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The book will explore contemporary manifestations of the worship of Siva that have transmigrated to the West. It explores Hindu vernacular traditions or 'village Hinduism' especially in the context of the Hindu diaspora, where the general assumption is that such forms of Hinduism cannot survive as they lack the infrastructure and the rural environment. Based on extensive fieldwork in Britain and India, the author shows that significant developments are taking place where Hindu communities have achieved sufficient concentration for various movements to appear that reproduce 'folk traditions' connected to a particular locale in the subcontinent. These movements often display a focus on the pragmatic or apotropaic motivation for worship of deities associated with healing. The focus is on the Baba Balaknath communities originating in the Punjab and Himachal Pradesh; the worship of Murugan amongst Tamil populations and the Community of the Many Names of God in Wales which originated in the worship of Subramaniyam in Shri Lanka. The book will not only throw some clarity on changing beliefs and practices in the Hindu diaspora, particularly the role of the apotropaic or pragmatic dimension, it will also help to understand important theoretical concepts such as Sanskritisation and the relationship between the 'Little Tradition' and the 'Great Tradition' or All-India and local traditions.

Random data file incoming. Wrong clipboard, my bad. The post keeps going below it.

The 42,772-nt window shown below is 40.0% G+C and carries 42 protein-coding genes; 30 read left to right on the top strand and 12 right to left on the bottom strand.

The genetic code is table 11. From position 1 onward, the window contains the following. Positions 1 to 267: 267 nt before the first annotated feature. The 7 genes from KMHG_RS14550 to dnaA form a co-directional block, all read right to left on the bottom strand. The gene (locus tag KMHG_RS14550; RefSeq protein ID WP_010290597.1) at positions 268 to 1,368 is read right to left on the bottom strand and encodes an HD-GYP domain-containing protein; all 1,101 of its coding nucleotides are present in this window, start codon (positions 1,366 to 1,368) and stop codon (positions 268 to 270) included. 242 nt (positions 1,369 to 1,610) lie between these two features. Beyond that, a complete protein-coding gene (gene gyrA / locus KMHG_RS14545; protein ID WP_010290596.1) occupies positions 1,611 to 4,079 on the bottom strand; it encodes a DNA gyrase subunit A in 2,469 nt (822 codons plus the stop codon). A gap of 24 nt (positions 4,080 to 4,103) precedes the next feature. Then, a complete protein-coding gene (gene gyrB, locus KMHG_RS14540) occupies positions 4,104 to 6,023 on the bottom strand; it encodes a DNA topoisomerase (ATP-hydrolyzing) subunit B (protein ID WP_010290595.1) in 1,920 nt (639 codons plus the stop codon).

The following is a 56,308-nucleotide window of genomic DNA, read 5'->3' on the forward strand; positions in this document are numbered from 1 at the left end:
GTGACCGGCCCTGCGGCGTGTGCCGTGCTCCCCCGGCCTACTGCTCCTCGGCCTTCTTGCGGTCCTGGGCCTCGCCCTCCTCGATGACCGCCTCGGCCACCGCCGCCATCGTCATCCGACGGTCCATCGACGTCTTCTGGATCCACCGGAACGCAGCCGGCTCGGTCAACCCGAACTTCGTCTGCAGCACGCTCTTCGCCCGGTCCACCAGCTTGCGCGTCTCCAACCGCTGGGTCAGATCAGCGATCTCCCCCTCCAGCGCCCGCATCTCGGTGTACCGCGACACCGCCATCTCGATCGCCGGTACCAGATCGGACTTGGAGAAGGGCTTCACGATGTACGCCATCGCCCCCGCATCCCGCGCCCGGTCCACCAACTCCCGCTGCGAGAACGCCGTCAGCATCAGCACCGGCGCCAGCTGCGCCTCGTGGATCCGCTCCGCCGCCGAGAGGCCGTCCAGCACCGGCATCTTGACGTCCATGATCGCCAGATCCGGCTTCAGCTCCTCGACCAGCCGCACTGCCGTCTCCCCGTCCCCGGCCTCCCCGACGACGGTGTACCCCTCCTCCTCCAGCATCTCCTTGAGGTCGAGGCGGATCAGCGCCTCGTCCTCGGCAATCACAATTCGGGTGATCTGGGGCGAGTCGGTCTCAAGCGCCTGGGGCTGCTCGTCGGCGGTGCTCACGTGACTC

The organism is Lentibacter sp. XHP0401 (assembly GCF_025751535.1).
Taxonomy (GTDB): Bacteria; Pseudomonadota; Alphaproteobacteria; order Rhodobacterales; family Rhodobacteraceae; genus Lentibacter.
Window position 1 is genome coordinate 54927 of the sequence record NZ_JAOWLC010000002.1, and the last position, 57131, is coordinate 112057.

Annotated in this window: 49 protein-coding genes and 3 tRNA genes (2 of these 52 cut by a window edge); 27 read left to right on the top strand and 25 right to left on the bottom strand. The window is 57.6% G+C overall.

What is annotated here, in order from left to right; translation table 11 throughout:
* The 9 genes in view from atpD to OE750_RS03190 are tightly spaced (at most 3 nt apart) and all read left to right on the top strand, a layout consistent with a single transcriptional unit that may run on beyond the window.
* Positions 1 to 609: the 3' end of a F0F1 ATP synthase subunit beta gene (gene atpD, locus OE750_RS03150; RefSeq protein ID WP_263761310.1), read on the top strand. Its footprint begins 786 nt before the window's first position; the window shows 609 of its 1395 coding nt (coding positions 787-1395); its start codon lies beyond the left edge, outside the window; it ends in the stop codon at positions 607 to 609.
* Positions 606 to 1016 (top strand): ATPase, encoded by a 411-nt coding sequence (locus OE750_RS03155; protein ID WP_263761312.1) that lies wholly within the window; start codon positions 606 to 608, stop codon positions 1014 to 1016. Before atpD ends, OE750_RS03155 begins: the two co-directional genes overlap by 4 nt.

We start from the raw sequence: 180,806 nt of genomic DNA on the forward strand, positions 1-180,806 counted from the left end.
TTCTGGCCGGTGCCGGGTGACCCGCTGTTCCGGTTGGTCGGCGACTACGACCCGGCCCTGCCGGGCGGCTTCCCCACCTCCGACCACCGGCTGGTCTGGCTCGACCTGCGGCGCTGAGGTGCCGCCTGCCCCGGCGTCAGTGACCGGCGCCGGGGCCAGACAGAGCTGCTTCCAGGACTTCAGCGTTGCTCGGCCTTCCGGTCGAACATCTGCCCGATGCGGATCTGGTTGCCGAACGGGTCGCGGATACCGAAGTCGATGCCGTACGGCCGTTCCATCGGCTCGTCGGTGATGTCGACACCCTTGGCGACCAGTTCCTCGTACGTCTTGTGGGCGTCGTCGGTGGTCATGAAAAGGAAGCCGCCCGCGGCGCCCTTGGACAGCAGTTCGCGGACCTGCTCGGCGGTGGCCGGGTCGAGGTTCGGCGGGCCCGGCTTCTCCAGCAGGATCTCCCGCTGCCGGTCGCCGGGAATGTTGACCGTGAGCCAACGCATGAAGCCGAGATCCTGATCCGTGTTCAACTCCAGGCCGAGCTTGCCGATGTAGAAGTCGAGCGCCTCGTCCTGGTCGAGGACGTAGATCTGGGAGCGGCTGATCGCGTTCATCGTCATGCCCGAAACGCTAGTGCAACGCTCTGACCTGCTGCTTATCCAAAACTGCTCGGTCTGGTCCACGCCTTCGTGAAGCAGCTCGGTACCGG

|Publication date:||7th February 2008|
|Publisher:||Equinox Publishing Ltd|
Ron Geaves is Professor in the Department of Religious Studies and Theology at the University of Chester. He is the author of several books including, most recently, Islam and the West Post 9/11 (Ashgate, 2004) and Aspects of Islam (Darton, Longman and Todd, 2005).More About Ron Geaves